I went out every night, unable to be alone in my empty loft. Late one night, still wide awake, I started keeping notebooks, a private place to record my deepest feelings. It was something I had never done, exploring my emotions. I am a western man with all the clichés that go along with that. Explore my feelings? Are you mad? Yet here they were, spilling out of me, and I was unable to stop them.
I went through the loft and hid all of the photographs; they were too painful to look at. Instead I started making drawings of my wife, my daughter, the three of us. I’m a trained artist so it was something I was comfortable with doing, and was a way to stay close to my wife while concentrating on the line, the tone, everything that makes up a drawing. I knew how to do this and it was comforting.
The drawings mounted up, some sketchy, others detailed. Each drawing I made brought me back to a moment — our wedding day, a summer afternoon with my wife and our baby, everything brought to life through my pencil. I drew my wife and daughter at a party we had for our last wedding anniversary and the night came back in vivid detail — the food, the friends, Joy’s earrings, the short speech I made — and the drawing showed me something I rarely saw: how much my wife and daughter look alike.
When Thanksgiving, Joy’s favourite holiday, rolled around Dorie and I escaped. We flew to Phoenix, then rented a Jeep and drove through the southwest. We walked along the edge of the Grand Canyon (something Joy, afraid of heights, would never do) and rode horses in frigid Canyon de Chelly. It was the first vacation Dorie and I had taken alone, and although we rarely talked about Joy, her ghost was along for the ride.
It was great and sad, the two of us still cocooned within our grief. It became a tradition, these Thanksgiving excursions — to Istanbul, Mexico City and a secluded lake house in upstate New York — but we never discussed our grief or loss. Let me clarify: I never discussed it. I knew my daughter wanted to, but every time she tried I shut her down; I just couldn’t handle her pain. I was still playing the stoic male; an absurd role, but I couldn’t shake it. I played it so well I never asked for help. Some friends bought it and disappeared, thinking I must have wanted to be alone (not true, and I resented them for it); others visited, dragged me out to dinner, constantly invited me over and forced me to talk (and I loved them for it).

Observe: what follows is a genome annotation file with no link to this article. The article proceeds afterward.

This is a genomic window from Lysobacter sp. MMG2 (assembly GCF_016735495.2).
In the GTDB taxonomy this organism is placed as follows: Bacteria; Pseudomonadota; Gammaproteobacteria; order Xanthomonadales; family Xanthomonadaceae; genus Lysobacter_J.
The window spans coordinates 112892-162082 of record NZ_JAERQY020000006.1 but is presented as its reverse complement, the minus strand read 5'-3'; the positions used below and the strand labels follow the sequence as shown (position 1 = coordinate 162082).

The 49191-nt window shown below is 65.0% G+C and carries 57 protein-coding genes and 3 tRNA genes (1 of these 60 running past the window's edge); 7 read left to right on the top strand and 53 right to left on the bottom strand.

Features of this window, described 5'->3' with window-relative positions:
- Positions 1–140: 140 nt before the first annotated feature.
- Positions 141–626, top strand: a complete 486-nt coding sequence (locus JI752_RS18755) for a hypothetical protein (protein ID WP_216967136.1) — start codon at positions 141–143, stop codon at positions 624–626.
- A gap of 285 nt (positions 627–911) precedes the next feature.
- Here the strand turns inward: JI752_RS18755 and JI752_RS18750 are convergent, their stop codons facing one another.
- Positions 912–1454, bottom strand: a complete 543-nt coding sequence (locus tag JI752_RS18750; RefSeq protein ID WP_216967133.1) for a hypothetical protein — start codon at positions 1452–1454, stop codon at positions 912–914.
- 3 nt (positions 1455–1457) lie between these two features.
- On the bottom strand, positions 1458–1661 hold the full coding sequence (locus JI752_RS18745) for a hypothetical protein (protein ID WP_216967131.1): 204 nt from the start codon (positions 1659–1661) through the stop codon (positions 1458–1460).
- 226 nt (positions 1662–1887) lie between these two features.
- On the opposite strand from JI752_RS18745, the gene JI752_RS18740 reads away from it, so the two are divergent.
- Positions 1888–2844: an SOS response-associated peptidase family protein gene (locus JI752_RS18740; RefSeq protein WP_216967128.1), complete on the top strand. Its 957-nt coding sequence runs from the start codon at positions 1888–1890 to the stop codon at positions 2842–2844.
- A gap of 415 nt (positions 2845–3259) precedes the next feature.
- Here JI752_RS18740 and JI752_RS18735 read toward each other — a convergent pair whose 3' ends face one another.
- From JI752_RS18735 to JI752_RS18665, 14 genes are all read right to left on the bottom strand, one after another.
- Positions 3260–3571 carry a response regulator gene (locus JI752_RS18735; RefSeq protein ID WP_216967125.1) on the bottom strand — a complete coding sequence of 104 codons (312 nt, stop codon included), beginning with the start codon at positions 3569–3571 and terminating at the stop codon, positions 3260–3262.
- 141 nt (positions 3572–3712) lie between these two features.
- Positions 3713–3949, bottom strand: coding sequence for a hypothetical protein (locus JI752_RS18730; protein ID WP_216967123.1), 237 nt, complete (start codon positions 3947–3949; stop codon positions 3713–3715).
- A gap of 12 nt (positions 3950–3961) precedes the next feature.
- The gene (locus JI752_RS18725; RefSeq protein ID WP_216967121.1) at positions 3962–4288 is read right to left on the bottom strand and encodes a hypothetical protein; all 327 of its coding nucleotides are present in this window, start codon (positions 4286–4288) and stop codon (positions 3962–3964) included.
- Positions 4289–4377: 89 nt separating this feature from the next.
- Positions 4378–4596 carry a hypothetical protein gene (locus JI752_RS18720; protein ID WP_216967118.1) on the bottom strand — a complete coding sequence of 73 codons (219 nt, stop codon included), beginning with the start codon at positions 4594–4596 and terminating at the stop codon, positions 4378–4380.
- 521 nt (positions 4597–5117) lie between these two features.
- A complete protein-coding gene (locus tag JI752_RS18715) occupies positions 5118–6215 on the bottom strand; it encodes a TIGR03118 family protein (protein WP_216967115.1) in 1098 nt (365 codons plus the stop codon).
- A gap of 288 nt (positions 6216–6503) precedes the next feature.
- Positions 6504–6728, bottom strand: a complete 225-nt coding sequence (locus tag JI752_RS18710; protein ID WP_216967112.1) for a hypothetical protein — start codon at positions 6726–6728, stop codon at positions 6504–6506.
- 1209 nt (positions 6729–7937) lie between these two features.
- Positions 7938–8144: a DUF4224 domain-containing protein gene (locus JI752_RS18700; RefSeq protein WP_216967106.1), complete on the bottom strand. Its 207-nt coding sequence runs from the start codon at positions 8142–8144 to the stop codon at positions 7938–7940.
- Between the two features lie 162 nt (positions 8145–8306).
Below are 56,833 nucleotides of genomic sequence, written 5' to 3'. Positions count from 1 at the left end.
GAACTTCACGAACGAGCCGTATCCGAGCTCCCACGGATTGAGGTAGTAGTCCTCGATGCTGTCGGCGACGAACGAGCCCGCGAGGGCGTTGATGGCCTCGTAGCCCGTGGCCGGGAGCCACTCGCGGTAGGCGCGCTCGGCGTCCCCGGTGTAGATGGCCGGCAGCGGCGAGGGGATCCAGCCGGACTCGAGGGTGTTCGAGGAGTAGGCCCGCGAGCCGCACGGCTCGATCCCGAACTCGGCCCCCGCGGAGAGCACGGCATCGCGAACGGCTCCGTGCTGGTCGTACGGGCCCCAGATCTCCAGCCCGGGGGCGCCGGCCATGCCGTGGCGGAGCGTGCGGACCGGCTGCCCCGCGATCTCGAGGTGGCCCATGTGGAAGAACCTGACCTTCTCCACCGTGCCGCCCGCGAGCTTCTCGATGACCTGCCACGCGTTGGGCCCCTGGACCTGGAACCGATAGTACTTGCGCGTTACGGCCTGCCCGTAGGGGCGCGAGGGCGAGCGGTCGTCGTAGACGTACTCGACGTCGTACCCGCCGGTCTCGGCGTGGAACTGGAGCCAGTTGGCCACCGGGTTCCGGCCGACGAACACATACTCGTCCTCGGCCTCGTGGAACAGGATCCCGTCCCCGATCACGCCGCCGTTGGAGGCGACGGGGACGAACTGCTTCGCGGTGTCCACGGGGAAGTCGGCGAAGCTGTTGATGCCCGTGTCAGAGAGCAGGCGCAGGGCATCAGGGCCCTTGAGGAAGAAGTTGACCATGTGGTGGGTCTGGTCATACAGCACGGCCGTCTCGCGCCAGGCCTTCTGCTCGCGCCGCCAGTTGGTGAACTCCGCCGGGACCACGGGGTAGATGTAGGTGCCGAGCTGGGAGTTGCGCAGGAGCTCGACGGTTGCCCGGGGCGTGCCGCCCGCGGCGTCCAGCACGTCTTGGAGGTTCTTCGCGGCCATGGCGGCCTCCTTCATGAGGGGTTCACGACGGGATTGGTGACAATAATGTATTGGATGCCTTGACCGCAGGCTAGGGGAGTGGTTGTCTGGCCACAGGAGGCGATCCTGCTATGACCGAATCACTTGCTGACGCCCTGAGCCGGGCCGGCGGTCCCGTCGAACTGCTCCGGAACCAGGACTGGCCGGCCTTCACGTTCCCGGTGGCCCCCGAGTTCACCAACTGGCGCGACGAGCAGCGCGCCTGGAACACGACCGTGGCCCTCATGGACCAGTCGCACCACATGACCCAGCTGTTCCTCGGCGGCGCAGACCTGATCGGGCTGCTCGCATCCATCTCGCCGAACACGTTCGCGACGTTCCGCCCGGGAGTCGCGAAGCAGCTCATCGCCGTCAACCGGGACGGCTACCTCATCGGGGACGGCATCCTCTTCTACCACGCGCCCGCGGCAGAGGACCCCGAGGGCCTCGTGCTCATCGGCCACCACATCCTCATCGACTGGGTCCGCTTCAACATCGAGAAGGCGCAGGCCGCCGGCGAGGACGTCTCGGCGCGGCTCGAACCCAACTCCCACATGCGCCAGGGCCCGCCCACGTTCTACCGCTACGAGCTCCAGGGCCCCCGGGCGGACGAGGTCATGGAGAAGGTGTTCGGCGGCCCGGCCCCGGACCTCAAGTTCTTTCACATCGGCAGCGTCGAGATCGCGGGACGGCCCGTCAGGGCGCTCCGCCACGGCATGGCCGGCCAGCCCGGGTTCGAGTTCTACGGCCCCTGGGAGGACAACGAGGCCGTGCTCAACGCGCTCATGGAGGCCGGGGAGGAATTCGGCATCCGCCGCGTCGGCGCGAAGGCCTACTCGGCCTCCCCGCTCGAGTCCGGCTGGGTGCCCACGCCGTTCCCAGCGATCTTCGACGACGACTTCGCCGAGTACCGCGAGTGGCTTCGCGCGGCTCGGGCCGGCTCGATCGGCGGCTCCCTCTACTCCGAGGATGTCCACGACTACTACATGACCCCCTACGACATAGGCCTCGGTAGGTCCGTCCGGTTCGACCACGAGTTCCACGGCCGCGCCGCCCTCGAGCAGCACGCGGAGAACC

For a year I was unable to read, but suddenly I couldn’t stop. They were all grief memoirs and almost all were written by women. I started transcribing my notebooks. I didn’t intend them to be a book, but friends, mostly women, encouraged me. “Men do not write these kinds of books, so you must.” I edited the notebooks. I couldn’t believe I was doing this with something so personal, but once I made the decision that it would be a book I decided it must be the best book I will ever write. I knew Joy would have agreed. I wrote about the torments of grief, the bouts of self-pity, my battle with sleeping pills. I wrote of the pain and, inadvertently, the absurdity and humour. The last was something I didn’t realise until later, when people told me that the book was loaded with laugh-out-loud comedy, and I was glad. Joy never stopped thinking I was funny.
Two years later a good family friend died unexpectedly, a terrible shock, but one that forced Dorie and me to talk. We cried, we laughed and we broke through my stoic mask. It was a revelation; sad but necessary.
After losing his son, Ralph Waldo Emerson wrote, “I grieve that grief can teach me nothing,” and I understand that. In many ways we return to our former life, pick up the pieces, and go forward. But I have learnt from grief; learnt that I can survive it, learnt how to let in pain and loss.
Two decades ago I lost ten years of artwork in a gallery fire. I couldn’t paint, so I started writing. I often say: “I don’t recommend a fire, but it changed my life, and not in a bad way.” Obviously, I would never recommend losing a loved one, although at some point we all do, and I will say this: you will survive. You may not think so and you may not be the same, but you will move forward, and on many occasions you will be happy because you are here and alive with your memories and you now know how precious life is.